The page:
Despite the fact that the Oracle job scheduler was introduced back in the 10g version of the database, it seems a lot of people are still using the old job scheduling mechanism – DBMS_JOBS. This is despite the many advantages the job scheduler has in terms of both functionality and ease of use. This article is going to take a look at the Oracle job scheduler, how it works, and why you should be using it rather than DBMS_JOBS.
The Oracle Job Scheduler
Configuring scheduled jobs under the Oracle job scheduler is effectively broken down into three distinct steps:
- Firstly, create a schedule which determines when a job should run.
- Then create a program. A program stores information about a task such as the name of the package or procedure to run, whether the task is enabled, and so on. It does not include schedule information.
- Finally create the job – this is basically the link between the schedule and the program.
Creating A Job Schedule
A schedule is created by calling the DBMS_SCHEDULER.CREATE_SCHEDULE procedure. This procedure takes five parameters:
- The schedule name.
- The start date.
- The repeat interval.
- The end date.
- A comment parameter.
An example of creating a job schedule is as follows:
BEGIN DBMS_SCHEDULER.create_schedule ( schedule_name => 'my_schedule', start_date => SYSTIMESTAMP, repeat_interval => 'FREQ=DAILY', end_date => NULL, comments => 'Runs every day for ever.'); END; /
The REPEAT_INTERVAL parameter offers many different ways of defining the interval and makes creating complex job schedules much easier than when using DBMS_JOB. You can find a full explanation of all the possible values for this parameter here.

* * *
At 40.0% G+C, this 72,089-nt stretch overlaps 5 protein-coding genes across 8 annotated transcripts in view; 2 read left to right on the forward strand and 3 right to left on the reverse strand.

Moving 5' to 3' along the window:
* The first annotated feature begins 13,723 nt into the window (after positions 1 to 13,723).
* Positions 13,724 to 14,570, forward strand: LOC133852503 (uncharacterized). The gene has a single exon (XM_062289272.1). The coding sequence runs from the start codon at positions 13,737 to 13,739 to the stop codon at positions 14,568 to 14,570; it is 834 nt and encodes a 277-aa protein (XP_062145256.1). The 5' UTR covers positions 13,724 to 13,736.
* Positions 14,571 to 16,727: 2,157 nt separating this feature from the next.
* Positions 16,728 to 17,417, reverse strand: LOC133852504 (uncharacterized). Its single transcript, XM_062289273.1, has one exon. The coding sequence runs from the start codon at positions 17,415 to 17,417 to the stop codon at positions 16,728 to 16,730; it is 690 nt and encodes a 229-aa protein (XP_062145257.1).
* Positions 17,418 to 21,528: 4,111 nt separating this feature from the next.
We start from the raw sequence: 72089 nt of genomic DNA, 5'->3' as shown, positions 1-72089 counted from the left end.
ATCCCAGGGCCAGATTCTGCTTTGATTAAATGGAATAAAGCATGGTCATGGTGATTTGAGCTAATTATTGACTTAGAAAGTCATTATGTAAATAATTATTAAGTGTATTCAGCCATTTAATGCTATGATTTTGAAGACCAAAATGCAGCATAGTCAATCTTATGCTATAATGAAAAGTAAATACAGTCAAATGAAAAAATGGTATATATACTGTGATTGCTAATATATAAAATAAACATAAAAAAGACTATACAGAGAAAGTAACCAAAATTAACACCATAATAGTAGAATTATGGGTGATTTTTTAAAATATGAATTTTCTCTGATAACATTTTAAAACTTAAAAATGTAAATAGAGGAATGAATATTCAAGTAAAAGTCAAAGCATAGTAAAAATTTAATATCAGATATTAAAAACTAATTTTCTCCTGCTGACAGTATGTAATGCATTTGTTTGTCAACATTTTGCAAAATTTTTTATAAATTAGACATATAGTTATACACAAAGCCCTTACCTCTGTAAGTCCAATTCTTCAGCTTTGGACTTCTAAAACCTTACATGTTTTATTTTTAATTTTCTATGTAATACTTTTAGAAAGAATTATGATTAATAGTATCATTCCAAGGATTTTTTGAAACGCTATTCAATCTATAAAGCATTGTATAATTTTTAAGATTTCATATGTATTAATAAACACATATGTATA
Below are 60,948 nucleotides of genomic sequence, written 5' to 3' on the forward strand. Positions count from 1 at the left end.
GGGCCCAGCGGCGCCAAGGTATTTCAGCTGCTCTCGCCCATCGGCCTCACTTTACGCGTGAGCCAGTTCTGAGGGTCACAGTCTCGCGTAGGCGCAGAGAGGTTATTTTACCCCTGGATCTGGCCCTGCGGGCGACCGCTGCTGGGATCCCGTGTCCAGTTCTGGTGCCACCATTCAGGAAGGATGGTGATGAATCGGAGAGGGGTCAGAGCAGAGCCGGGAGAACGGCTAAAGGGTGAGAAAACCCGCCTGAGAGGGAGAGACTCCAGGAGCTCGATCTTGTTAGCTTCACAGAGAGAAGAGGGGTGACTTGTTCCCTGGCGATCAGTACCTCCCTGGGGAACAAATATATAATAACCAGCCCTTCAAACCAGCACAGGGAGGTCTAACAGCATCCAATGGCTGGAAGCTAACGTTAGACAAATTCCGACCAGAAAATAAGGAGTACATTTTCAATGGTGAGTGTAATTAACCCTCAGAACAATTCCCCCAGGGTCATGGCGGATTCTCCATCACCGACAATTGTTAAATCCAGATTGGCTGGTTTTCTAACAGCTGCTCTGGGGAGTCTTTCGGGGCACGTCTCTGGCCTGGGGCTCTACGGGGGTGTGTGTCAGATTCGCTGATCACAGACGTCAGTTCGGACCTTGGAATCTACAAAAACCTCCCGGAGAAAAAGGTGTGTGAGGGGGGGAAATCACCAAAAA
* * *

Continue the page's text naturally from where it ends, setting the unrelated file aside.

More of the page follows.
Creating A Program
A program is created by calling the DBMS_SCHEDULER.CREATE _PROGRAM procedure. This procedure takes a minimum of three, and up to six paramters:
- The program name. Required.
- The program action. Required.
- The program type. Required.
- Number of arguments. Defaults to 0.
- Whether the program is enabled or not. Defaults to NO.
- A comment parameter. Defaults to null.
An example of creating a program is as follows:
BEGIN DBMS_SCHEDULER.CREATE_PROGRAM ( program_name => 'my_program', program_type => 'EXECUTABLE', program_action => '/usr/local/bin/date', enabled => 'YES', comments => 'Runs the O/S date command.'); END; /
The PROGRAM_TYPE parameter can have three different values:
- PL/SQL BLOCK
If the PROGRAM_TYPE is set to EXECUTABLE, the PROGRAM_ACTION specifies a program that is external from the database. This effectively means an operating system command. You can find a full explanation of what all these parameters mean in the Oracle documentation.
Creating A Job
A job is created by calling the DBMS_SCHEDULER.CREATE_JOB procedure. This procedure can take a lot of parameters but the parameters needed when you’ve already defined a schedule and a program as above, are as follows:
- The job name. Required.
- The program name. Required. This is the name of the program you created using the DBMS_SCHEDULER.CREATE_PROGRAM command.
- The schedule name. Required. This is the name of the schedule you created using the DBMS_SCHEDULER.CREATE_SCHEDULE command.
- Whether the job is enabled or not. Defaults to No.
- A comment parameter. Defaults to null.
An example of creating a job using the schedule and program examples from above is as follows:
job_name => 'my_job', program_name => 'my_program', schedule_name => 'my_schedule', enabled => TRUE, comments => 'Job defined by an existing program and schedule.');
Again, you can find a full explanation of all the possible parameters for the CREATE_JOB procedure in the Oracle documentation.
Advantages Of DBMS_SCHEDULER vs DBMS_JOB
The Oracle job scheduler has a number of features that DBMS_JOB doesn’t. For example:
- It records a history of job runs.
- The scheduling syntax is simpler. The schedules can also be saved and reused.
- You can run jobs that execute operating system programs outside of the database.
- It has a privilege-based security model.
One important thing to note is that DBMS_SCHEDULER performs a COMMIT. This is different to DBMS_JOB and you need to be aware of it if migrating existing jobs to the scheduler.